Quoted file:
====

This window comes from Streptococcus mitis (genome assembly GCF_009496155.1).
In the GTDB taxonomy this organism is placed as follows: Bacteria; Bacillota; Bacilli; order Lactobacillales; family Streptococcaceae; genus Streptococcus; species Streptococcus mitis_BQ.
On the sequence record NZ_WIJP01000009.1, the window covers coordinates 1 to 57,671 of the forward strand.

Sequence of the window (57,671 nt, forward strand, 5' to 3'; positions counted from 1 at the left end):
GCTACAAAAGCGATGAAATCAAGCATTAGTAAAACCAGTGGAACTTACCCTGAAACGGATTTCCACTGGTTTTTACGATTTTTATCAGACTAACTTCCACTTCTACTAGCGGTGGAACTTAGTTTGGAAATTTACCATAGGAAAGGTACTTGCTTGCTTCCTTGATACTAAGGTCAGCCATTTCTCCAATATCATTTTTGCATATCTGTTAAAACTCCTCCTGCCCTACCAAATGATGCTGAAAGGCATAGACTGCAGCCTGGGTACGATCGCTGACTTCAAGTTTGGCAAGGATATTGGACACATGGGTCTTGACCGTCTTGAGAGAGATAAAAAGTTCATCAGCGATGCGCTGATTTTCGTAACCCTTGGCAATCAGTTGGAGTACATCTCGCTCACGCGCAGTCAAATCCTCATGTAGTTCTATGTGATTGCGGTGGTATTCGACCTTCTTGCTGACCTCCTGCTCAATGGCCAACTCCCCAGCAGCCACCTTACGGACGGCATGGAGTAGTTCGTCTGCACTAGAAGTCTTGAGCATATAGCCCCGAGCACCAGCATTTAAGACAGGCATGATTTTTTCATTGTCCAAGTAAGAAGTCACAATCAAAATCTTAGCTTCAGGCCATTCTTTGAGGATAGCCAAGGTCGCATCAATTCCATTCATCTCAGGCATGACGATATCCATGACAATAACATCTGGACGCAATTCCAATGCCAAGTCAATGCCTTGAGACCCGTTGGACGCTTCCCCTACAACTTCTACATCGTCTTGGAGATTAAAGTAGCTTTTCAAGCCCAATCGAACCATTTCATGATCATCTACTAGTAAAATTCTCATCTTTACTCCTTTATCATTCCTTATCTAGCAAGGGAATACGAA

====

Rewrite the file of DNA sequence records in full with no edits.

This window comes from Streptococcus mitis (genome assembly GCF_009496155.1).
In the GTDB taxonomy this organism is placed as follows: Bacteria; Bacillota; Bacilli; order Lactobacillales; family Streptococcaceae; genus Streptococcus; species Streptococcus mitis_BQ.
On the sequence record NZ_WIJP01000009.1, the window covers coordinates 1 to 57,671 of the forward strand.

Sequence of the window (57,671 nt, forward strand, 5' to 3'; positions counted from 1 at the left end):
GCTACAAAAGCGATGAAATCAAGCATTAGTAAAACCAGTGGAACTTACCCTGAAACGGATTTCCACTGGTTTTTACGATTTTTATCAGACTAACTTCCACTTCTACTAGCGGTGGAACTTAGTTTGGAAATTTACCATAGGAAAGGTACTTGCTTGCTTCCTTGATACTAAGGTCAGCCATTTCTCCAATATCATTTTTGCATATCTGTTAAAACTCCTCCTGCCCTACCAAATGATGCTGAAAGGCATAGACTGCAGCCTGGGTACGATCGCTGACTTCAAGTTTGGCAAGGATATTGGACACATGGGTCTTGACCGTCTTGAGAGAGATAAAAAGTTCATCAGCGATGCGCTGATTTTCGTAACCCTTGGCAATCAGTTGGAGTACATCTCGCTCACGCGCAGTCAAATCCTCATGTAGTTCTATGTGATTGCGGTGGTATTCGACCTTCTTGCTGACCTCCTGCTCAATGGCCAACTCCCCAGCAGCCACCTTACGGACGGCATGGAGTAGTTCGTCTGCACTAGAAGTCTTGAGCATATAGCCCCGAGCACCAGCATTTAAGACAGGCATGATTTTTTCATTGTCCAAGTAAGAAGTCACAATCAAAATCTTAGCTTCAGGCCATTCTTTGAGGATAGCCAAGGTCGCATCAATTCCATTCATCTCAGGCATGACGATATCCATGACAATAACATCTGGACGCAATTCCAATGCCAAGTCAATGCCTTGAGACCCGTTGGACGCTTCCCCTACAACTTCTACATCGTCTTGGAGATTAAAGTAGCTTTTCAAGCCCAATCGAACCATTTCATGATCATCTACTAGTAAAATTCTCATCTTTACTCCTTTATCATTCCTTATCTAGCAAGGGAATACGAA